It is appropriate for August 18th to be the closing of the comments section to the Department of the Interior’s public response to their “advanced notice of proposed rulemaking” (ANPRM). Since August 21st is Admissions Day or Statehood Day in Hawaii, it is timely that coming from the DOI, this testimony could be accounted for as a referendum for the reestablishment of a government-to-government relationship with the Native Hawaiian community. In 1959, the Statehood plebiscite was used as a mandate for Hawaii’s surreptitious removal from the UN list of Non-Self-Governing Territories and transferred into the US to be administered as a state, rather than as a territory applicable for full-independence.
Regulation Identifier Number 1090-AB05
I am opposed to any procedure for “Reestablishing a Government-to-Government Relationship with the Native Hawaiian Community”
Unfortunately, I cannot address all five threshold questions since the four that follow the first are conditional upon accepting the first proposal for an administrative rule.
• Should the Secretary propose an administrative rule that would facilitate the
reestablishment of a government-to-government relationship with the Native
Presently, there are already two ongoing debates that challenge the legal authority of US administration that needs to be resolved before the US Department of the Interior can assert any kind of rule, referendum, questionnaire or consultative process with Native Hawaiians.
Negotiating with Native Hawaiian state agencies or other government representatives in regard to a government-to-government relationship within the US federal system cannot objectively settle historical controversies and discrepancies of US administration over the native peoples of Hawaii. Arguments for both decolonization and de-occupation have been presented in international venues and have gone unanswered by agencies authorized to speak on behalf of the US government. As these controversies have not been addressed by the US State Department in its proper forum, it is both disingenuous and inappropriate for the Department of the Interior to attempt to negotiate administrative relationships.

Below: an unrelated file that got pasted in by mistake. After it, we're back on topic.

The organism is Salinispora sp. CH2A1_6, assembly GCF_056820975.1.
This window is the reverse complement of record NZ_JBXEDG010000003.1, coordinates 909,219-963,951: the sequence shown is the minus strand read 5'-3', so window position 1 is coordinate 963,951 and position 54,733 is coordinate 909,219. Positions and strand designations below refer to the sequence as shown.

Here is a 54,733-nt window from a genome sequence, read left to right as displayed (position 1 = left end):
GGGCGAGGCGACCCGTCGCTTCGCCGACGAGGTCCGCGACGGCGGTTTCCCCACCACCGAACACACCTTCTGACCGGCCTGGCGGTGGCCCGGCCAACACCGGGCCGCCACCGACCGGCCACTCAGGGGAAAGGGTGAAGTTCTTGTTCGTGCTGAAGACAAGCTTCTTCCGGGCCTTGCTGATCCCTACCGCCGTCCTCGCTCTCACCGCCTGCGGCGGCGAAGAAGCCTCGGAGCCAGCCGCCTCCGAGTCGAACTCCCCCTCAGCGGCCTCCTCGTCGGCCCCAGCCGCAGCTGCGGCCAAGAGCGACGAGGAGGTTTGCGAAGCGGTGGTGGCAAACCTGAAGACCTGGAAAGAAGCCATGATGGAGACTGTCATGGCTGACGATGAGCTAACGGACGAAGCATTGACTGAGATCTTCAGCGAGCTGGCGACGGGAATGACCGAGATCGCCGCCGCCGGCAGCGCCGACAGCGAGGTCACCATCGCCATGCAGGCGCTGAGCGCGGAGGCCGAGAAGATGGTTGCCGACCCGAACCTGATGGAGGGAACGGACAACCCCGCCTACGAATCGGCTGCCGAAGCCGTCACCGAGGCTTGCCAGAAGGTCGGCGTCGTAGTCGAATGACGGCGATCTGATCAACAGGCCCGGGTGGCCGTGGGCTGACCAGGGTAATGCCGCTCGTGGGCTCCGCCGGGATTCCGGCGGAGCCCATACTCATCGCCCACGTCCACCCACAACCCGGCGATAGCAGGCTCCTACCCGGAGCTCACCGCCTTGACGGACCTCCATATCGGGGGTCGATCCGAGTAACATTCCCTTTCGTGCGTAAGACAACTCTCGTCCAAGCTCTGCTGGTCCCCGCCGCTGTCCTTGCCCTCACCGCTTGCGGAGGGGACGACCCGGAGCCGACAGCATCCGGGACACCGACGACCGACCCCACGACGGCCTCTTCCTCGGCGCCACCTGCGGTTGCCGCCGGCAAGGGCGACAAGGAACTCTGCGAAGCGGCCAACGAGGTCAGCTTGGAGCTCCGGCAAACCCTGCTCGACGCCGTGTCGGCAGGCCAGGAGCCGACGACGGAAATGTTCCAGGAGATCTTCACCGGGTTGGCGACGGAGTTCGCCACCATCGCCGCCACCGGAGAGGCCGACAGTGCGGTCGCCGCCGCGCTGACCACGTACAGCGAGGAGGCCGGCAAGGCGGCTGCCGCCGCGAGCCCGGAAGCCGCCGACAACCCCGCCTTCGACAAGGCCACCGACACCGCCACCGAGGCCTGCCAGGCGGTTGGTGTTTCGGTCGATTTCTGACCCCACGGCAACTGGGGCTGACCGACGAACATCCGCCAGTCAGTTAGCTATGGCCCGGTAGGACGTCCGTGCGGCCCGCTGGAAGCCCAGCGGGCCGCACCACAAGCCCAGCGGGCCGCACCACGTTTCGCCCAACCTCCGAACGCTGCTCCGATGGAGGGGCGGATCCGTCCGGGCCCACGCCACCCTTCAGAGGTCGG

From one perspective, until the Office of Legal Counsel or a representative of the US State Department participates in an international forum like the International Court of Justice proving that the transfer of power from the Kingdom of Hawaii to the United States is clear, only then will we have settled the controversy over the continued occupation of the Kingdom of Hawaii by the United States government. During the DOI hearing, hundreds of testifiers have essentially called for the US government to issue some burden of proof that annexation was legitimate and legal, we should not move forward with any rule, referendum, questionnaire of consultative process whereby a state agency speaks as an Native Hawaiian government facility until the controversy is settled through its proper international venue.
Arguing for decolonization, until a time when the Office of Legal Counsel or a representative of the US State Department participates in an international forum like the United Nations Special Committee on Decolonization proving that the process towards Hawaii Statehood conformed to the international standard for decolonization as articulated in UN Resolution 648 (VII), “Factors which should be taken into account in deciding whether a Territory is or is not a Territory whose people have not yet attained a full measure of self-government,” no attempts at negotiating a government-to-government relationship within the administration of the US federal system should be considered.